The Right to Rule and the Rights of Women : Queen Victoria and the Women's Movement Hardback
Queen Victoria is often cast as a foe of the women's movement - the sovereign who famously declared women's rights to be a 'mad, wicked folly'.
Yet these words weren't circulated publicly until after the Queen's death in 1901.
Beginning with this insight, this book reveals Victoria as a ruler who captured the imaginations of nineteenth-century feminists.
Women's rights activists routinely used Victoria to assert their own claims to citizenship.
So popular was their strategy that it even motivated anti-suffragists to launch their own campaign to distance Queen Victoria from feminist initiatives.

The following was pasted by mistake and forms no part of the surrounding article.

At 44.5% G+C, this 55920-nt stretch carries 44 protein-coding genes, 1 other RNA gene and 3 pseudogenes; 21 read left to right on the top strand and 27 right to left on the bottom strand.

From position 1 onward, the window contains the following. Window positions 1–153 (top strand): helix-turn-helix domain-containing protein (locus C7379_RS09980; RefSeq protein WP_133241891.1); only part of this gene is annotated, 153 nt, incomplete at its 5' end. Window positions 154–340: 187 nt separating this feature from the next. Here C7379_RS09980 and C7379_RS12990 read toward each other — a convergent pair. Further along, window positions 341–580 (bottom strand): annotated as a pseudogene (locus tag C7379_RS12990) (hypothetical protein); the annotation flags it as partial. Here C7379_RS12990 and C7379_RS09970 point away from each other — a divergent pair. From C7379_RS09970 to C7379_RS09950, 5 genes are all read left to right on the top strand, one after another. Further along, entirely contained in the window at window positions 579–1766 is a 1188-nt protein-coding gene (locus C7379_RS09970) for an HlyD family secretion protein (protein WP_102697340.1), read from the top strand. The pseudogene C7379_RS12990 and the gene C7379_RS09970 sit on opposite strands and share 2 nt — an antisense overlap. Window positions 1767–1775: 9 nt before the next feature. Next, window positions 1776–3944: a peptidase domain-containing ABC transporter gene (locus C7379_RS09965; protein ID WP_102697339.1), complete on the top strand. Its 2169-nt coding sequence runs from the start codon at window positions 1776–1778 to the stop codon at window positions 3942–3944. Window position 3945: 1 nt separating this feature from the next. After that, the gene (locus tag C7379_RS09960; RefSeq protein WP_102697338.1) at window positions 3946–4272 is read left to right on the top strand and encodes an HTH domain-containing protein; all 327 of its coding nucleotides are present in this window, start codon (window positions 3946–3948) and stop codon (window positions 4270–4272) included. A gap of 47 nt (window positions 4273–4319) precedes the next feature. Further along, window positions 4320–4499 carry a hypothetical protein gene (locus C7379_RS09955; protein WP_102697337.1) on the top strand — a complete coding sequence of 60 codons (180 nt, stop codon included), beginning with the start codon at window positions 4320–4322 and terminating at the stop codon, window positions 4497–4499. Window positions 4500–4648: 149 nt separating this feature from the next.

In highlighting these exchanges, this book draws attention to the intricate and often overlooked connections between the histories of women, the monarchy, and the state.
In the process, it sheds light on the development of constitutional monarchy, concepts of female leadership, and the powerful role that the Crown - and queens specifically - have played in modern British culture and politics.
- Format: Hardback
- Pages: 260 pages, Worked examples or Exercises
- Publisher: Cambridge University Press
- Publication Date: 08/08/2019
- Category: British & Irish history
- ISBN: 9781108484848